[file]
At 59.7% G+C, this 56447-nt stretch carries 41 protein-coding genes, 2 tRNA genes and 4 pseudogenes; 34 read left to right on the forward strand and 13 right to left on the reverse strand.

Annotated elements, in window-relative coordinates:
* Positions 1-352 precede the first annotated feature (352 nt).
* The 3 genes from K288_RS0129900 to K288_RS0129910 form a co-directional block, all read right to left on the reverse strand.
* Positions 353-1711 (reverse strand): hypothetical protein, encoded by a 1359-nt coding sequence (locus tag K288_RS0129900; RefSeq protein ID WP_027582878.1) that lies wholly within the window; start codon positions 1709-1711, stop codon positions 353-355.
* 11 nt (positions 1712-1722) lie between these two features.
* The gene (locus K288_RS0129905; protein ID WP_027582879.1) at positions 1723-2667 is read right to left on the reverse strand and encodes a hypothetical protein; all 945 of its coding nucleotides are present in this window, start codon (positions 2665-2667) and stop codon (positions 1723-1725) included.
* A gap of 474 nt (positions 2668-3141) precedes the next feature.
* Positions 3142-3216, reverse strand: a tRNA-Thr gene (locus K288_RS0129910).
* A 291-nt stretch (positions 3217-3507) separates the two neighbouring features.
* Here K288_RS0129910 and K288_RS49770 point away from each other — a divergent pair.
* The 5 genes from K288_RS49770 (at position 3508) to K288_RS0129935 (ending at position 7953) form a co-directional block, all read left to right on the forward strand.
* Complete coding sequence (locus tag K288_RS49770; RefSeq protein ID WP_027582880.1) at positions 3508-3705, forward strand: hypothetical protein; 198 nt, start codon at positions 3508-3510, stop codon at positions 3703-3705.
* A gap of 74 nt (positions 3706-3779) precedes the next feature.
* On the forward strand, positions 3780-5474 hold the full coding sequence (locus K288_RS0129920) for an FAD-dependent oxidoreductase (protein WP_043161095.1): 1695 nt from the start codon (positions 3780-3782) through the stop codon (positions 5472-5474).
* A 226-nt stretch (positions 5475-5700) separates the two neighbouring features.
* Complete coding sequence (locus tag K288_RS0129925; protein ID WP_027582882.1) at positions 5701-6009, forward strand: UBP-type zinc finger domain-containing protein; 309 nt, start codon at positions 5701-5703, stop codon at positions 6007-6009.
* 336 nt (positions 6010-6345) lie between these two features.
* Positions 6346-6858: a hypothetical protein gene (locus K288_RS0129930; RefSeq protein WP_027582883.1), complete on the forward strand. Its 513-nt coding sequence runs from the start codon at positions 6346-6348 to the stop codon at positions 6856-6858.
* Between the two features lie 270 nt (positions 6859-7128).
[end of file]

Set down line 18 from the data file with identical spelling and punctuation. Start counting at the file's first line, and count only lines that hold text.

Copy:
* 336 nt (positions 6010-6345) lie between these two features.